Samara Policeman Sysuyev: “I’m not going to beat the demonstrators…” By Grigory Pasko, journalist On the eve of the march of those who disagree, the Samara police held a dress rehearsal of how they intended to cordon off the potential demonstrators in the area of Fountain Square and the ridiculous monument to some kind of longboat [the kind pulled by the “Volga boatmen” of historical fame—Trans.] that looks more like an ordinary slab of concrete. I was at this dress rehearsal. From 6 to 10 PM, a good hundred policemen (the ones I could see, at any rate) stood around at various ends of the square and the monument (as well as in nearby houses, streets, small squares, and the river embankment) with only one purpose – to demonstrate their readiness to carry out the assigned task to the chief of the UVD of Samara Oblast [the Oblast police chief—Trans.], major general of the police Alexander Reimer. Reimer finally showed up at around 9 at night: with a gigantic belly and a huge retinue of colonels and personal security guards fluttering around him. They proceeded to the square before the cement boat and proceeded to observe the gorgeous sunset over the Volga. Then they proceeded to discuss something – no doubt the opposition march scheduled for the 18th, which the authorities (in the person of Reimer himself, actually) had permitted to take place – after some very strong hints from the European Union and even personally from Bundeskanzler Angela Merkel. Why the Samara police had literally paralyzed traffic in the city and denied residents the opportunity to relax on the waterfront on a warm May evening was completely beyond comprehension. After all, the march wasn’t scheduled to take place for another day. For some reason, I was reminded of the words of the general, which he pronounced soon after being appointed to the post of chief of the UVD: “The activities of the police must be open and comprehensible to citizens”.
Photo of Samara policemen undergoing vital training in crowd control by Grigory Pasko
Comprehensible to the citizens?! The activities of the police weren’t comprehensible even to the police themselves! A friend of mine, an officer with the city administration of internal affairs [UVD] of Samara, was sending me text messages from his cellular telephone all this time. Here’s what he wrote: 18:15 I’m at the longboat 18:46 Still hanging out at the boat. What the **** are we waiting for? 18:58 Still no all-clear command… 19:33 Meet me on the little square (we finally had ourselves a beer there—author’s note) 20:28 “He” is on his way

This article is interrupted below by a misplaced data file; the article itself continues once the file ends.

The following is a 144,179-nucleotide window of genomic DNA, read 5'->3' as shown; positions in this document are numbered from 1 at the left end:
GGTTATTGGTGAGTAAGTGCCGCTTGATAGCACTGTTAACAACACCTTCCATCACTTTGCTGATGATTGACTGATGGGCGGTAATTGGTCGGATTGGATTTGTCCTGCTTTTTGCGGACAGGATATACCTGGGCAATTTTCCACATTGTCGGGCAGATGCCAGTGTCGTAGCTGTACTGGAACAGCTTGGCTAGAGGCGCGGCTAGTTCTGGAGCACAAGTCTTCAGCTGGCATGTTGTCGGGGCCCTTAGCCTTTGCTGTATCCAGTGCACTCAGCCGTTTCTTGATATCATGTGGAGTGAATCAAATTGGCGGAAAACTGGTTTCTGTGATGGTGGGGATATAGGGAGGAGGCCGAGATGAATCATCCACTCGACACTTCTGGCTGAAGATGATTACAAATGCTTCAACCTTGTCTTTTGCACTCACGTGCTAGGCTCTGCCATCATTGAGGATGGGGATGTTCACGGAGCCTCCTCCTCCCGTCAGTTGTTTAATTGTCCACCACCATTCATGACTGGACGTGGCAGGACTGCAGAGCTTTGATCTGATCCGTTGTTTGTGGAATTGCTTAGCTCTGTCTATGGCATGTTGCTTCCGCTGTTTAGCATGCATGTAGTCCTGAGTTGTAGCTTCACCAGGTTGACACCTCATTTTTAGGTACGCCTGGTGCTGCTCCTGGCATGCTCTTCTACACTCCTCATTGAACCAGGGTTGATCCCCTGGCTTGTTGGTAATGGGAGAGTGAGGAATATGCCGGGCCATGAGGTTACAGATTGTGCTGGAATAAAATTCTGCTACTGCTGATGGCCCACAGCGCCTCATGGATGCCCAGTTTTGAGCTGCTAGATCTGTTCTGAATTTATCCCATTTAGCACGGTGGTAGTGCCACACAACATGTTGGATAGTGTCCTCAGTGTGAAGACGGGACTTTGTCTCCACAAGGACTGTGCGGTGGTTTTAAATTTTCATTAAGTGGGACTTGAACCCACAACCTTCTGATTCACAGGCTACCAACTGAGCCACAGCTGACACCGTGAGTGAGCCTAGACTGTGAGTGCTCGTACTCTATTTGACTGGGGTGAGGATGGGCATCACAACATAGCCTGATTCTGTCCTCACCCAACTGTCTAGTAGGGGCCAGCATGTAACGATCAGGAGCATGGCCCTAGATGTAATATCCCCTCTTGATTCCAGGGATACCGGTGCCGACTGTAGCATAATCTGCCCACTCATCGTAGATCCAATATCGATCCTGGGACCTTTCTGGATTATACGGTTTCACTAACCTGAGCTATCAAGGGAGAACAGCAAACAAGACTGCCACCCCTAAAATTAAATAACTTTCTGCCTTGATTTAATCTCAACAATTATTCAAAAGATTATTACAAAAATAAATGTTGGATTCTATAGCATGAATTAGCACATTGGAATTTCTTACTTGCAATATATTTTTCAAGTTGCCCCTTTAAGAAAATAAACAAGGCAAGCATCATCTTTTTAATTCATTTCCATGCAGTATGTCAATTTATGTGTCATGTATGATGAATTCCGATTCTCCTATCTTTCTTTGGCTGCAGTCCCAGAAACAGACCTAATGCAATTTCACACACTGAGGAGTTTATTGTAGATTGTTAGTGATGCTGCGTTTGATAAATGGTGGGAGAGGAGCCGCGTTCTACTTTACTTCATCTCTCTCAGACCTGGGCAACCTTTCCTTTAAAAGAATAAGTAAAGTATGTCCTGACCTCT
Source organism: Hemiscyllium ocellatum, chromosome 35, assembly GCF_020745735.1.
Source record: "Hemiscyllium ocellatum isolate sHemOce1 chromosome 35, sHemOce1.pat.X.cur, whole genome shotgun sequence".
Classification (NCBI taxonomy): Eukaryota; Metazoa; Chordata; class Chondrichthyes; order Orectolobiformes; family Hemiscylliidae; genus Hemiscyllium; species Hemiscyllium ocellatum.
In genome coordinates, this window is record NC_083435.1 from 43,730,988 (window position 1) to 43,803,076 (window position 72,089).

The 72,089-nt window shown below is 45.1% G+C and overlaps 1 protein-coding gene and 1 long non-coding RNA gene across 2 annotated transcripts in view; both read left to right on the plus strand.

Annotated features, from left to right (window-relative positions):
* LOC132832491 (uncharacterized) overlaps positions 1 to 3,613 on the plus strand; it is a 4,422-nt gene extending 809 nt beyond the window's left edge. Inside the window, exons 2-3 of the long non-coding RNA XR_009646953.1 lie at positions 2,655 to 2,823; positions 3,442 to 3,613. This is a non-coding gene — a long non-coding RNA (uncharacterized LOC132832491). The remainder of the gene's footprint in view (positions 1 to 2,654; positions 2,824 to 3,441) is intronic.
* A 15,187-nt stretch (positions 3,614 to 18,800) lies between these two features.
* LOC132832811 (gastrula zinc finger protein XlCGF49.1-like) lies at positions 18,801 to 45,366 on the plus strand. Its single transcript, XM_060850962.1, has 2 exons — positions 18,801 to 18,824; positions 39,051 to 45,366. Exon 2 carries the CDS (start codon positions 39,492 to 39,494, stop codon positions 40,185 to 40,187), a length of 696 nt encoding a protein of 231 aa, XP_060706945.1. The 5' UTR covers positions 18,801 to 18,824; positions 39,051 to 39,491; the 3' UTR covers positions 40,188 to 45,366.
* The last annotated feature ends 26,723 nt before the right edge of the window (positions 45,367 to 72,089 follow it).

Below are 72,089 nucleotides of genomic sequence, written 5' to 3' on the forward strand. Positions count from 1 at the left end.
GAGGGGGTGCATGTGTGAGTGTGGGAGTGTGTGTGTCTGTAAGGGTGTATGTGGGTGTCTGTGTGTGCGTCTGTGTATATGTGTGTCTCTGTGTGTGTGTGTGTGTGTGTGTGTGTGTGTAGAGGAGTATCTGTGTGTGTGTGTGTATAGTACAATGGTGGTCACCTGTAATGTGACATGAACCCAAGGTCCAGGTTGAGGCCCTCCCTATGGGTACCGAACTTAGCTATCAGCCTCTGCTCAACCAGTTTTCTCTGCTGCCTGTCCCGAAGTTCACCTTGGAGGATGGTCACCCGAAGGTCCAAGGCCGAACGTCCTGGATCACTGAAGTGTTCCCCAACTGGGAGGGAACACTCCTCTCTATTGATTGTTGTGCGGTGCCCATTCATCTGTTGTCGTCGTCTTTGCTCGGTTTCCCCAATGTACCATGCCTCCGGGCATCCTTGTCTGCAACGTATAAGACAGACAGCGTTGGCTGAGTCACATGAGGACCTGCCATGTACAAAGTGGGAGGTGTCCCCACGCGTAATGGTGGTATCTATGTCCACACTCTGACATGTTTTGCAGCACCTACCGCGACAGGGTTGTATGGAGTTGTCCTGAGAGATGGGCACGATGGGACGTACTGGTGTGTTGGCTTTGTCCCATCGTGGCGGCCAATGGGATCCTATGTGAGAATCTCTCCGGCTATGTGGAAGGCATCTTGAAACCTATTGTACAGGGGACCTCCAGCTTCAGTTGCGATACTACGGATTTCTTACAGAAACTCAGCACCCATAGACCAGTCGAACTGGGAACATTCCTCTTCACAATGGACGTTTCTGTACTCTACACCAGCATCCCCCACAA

Photo of General Reimer and his entourage by Grigory Pasko
“He” and his entourage left shortly after 10 at night. And the next morning – the day of the “march of those who disagree” – the entire city was ensnared in police checkpoints. There was a police roadblock beside the fountain on Osipenko Street prohibiting cars from turning onto the street. After the march, my pal sent me another text message: “18:23 Everything is essentially over, but they’re still not letting us leave”. In a while, he sent me a reply to a question I had asked him: “What face-smashing? An ordinary drunken party is more exciting than this was”.
Photo of the “opposition to the opposition” by Grigory Pasko. Samara pensioners counter-demonstrating against the March of Those Who Disagree. The slogans read “Don’t dare offend our victory”! [a strangely irrelevant reference to the Soviet victory over the germano-fascists in the Great Patriotic War (1941-1945) that had been celebrated several days earlier] “March against Russia, not needed by Russia! and “We are for friendship with Europe against those who disagree”. The posters look suspiciously professional in quality, except for the punctuation.
And so, in the words of senior lieutenant of the police Vadim Sysuyev, the march of those who disagree lasted exactly 23 minutes. Then there was a short rally at the longboat. Short, because “The Other Russia” leaders Eduard Limonov and Garry Kasparov had been detained in Moscow and denied the opportunity to fly to Samara. And all this despite the words of president Putin about how the marches of those who disagree do not bother him. Twisting words, as always… The marches DO bother him. And not only the marches. He and his accomplices in crime are bothered by everything that doesn’t fit neatly into their understanding of “impure democracy”. … After the training session on blocking those who disagree, Vadim and I decided to finish off the wasted evening with some of the local «Zhigulevsky» beer. I asked my friend the senior lieutenant if he was going to beat the demonstrators on the day of the march. “No, I won’t”, he replied. “Because they have every right to demonstrate and to freedom of expression”. “And if they order you to?”, I insisted, recalling the beatings of people during the time of marches in Moscow and St. Petersburg. “I still won’t”, said Vadim.
Photo of senior lieutenant of the Samara police Sysuyev, who does not want to beat Russians just because they disagree with something, by Grigory Pasko
… The march in Samara, as is known, took place without any excesses. But this does not mean that they won’t start beating people during the upcoming marches on 8 June in St. Petersburg and 11 June in Moscow. Because Putin’s power still does fear these marches and is bothered by them. And no doubt the power is beginning to suspect that not all policemen are prepared to beat their own people the moment they’re ordered to do so.